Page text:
Down with politics

Elsewhere in the world I have been discussing the book Soonish, which is about incredible inventions that are on the cusp of making the world a better place. Some of the proposed technologies were interesting, some were ho-hum, and some were completely pie-in-the-sky. The thing about the book that most leapt out at me, though, was the politics that it was uncritically espousing.

Several times the book discusses how the inventions will be used by the American military, which made me pull back with some befuddlement – how, I asked while reading, is improving the way people kill each other making the world a better place? What I found especially striking was that it was clear that the authors took it for granted that supporting the US military was an unqualified good and most likely didn’t even consider it as a political act at all.

The other thing that struck me about the book, which shouldn’t be surprising considering its “science fuck yeah” tone, is that it insisted on technical solutions for political problems. The section on housing goes on about how outrageously outmoded the current construction model of building houses is, and what with the housing crisis in America today the best solution is some kind of modular houses that assemble themselves or some shit (I read the book months ago so I don’t remember the specifics).

In fact, the book argues, with the rising homelessness crisis and unaffordability of housing in places like San Francisco, it’s practically a moral necessity to get these robot houses approved and building themselves ASAP since they can do the job faster and cheaper than what we have right now.

That line of argument reminded me of how some people talked about fixing world hunger back in the nineties. If we could just develop the right fertilizer or right GM crops or whatever then we could increase crop output and famine would forever be eradicated. Of course, this ignores the fact that the world hunger crisis exists at the same time as the world obesity crisis. The problem isn’t that there’s not enough food for everyone – if that were true, it would be impossible to eat enough to become obese. The problem is that food goes not to who needs it, but who has money to pay for it. Which is to say that the problem is political, not technical.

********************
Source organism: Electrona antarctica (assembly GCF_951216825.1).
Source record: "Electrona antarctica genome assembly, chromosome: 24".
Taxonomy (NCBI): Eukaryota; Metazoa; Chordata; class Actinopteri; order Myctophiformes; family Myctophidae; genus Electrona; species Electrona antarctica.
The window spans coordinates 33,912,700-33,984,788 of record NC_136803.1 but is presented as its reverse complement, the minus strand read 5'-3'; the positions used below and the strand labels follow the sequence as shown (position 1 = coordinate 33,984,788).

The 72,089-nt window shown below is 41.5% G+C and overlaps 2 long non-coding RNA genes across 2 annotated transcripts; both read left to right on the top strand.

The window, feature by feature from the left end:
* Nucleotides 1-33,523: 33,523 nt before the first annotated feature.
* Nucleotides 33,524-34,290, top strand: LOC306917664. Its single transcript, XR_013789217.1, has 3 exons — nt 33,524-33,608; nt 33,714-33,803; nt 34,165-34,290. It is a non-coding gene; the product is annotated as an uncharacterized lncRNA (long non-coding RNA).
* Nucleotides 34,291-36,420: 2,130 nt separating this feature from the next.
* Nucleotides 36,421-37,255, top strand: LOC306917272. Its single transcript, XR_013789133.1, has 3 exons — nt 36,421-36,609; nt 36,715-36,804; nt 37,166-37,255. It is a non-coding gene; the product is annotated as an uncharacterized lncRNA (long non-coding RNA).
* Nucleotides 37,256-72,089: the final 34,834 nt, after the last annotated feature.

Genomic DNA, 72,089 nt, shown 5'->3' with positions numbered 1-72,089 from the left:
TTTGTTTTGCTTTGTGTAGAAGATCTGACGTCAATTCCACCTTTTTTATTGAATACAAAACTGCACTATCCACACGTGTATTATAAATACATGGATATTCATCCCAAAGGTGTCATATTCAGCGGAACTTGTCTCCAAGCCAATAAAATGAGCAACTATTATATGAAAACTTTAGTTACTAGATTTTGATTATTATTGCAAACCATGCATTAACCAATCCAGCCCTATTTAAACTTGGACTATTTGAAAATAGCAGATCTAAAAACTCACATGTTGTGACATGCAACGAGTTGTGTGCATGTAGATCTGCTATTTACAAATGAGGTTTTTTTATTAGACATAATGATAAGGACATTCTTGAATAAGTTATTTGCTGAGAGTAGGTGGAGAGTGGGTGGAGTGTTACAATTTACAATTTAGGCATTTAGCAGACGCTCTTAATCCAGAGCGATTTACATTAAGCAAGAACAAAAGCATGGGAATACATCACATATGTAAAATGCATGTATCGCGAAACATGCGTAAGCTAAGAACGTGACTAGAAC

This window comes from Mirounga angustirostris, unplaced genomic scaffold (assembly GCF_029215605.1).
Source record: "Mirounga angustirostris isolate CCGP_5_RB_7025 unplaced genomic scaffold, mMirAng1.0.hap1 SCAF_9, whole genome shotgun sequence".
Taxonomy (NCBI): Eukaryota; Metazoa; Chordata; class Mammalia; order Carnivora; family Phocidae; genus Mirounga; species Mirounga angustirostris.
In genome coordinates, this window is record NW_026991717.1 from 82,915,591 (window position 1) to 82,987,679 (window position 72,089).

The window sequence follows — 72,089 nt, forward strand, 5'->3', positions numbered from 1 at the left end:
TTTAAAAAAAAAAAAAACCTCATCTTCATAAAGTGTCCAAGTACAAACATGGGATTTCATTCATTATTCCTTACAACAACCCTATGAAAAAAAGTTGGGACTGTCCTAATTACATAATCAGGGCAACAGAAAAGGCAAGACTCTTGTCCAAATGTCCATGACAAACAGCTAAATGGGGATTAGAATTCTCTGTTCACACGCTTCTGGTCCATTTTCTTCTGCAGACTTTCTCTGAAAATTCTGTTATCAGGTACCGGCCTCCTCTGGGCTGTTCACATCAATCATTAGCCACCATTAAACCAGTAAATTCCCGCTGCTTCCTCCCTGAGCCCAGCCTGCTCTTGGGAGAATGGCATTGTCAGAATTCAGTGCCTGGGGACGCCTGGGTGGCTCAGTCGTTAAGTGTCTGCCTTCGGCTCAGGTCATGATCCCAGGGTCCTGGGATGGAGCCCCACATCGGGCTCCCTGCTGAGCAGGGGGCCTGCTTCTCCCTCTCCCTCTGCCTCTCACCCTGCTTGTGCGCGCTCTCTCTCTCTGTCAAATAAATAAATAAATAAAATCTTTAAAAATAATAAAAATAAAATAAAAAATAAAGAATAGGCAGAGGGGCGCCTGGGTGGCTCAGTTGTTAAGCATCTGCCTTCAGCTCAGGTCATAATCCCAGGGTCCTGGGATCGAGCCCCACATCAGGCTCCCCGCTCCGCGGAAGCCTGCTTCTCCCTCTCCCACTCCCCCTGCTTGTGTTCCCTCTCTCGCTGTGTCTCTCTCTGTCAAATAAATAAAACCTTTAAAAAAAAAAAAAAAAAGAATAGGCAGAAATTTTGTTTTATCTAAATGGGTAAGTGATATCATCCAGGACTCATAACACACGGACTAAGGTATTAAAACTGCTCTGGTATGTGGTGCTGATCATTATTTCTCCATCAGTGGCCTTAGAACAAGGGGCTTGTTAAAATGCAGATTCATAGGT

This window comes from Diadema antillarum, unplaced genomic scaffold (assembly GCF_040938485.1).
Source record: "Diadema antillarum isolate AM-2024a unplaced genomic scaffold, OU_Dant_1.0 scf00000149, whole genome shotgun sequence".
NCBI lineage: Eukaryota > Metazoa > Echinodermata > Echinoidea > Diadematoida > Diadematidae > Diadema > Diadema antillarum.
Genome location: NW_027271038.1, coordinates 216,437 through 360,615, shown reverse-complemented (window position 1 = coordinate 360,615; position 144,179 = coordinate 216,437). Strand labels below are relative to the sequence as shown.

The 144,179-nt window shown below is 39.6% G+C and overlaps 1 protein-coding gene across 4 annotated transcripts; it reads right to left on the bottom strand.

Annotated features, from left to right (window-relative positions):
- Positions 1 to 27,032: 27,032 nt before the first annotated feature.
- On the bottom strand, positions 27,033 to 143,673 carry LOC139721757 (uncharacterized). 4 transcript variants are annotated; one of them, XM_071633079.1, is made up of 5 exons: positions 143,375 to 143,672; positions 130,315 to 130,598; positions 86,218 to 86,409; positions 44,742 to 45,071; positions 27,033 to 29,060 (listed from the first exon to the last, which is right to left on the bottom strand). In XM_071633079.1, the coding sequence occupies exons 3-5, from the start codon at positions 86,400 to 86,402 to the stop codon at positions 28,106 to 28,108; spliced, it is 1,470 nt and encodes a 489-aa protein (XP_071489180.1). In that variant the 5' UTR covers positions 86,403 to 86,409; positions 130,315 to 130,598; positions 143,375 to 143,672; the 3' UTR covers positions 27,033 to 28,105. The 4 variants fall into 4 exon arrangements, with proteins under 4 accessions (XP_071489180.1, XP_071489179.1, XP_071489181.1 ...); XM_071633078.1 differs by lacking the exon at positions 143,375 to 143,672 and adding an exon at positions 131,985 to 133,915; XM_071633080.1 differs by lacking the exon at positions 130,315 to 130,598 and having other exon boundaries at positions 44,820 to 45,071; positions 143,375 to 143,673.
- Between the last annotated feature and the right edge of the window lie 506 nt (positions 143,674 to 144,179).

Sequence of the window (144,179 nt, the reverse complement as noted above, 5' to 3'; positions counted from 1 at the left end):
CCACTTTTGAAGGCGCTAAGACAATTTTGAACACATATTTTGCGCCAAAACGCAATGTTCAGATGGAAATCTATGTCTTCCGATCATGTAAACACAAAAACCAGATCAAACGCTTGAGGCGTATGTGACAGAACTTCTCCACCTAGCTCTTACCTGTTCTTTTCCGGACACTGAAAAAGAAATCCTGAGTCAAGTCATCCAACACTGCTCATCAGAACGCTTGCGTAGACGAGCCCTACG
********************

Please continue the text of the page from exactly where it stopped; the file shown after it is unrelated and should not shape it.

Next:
It’s the same thing with the current housing shortage. If developed countries really, really wanted to, then everyone who wanted a home could have one. But a host of of political problems – baby boomers who want real estate prices to stay high because selling their houses is their retirement plan, developers chasing luxury prices for wealthy international elites who just want someplace stable to park their money, widespread societal aversion to the idea of renting, a regulatory environment that makes approval of new construction so arduous that it incentivizes developers into only focusing on the absolutely most profitable projects, and so much more – combine to stymie efforts for change.

So my expectation is that if self-building robot houses or whatever are approved, the savings in time and money will just mean larger profits for the developers and no meaningful difference will be made in the amount of housing being constructed. But woo robot houses.

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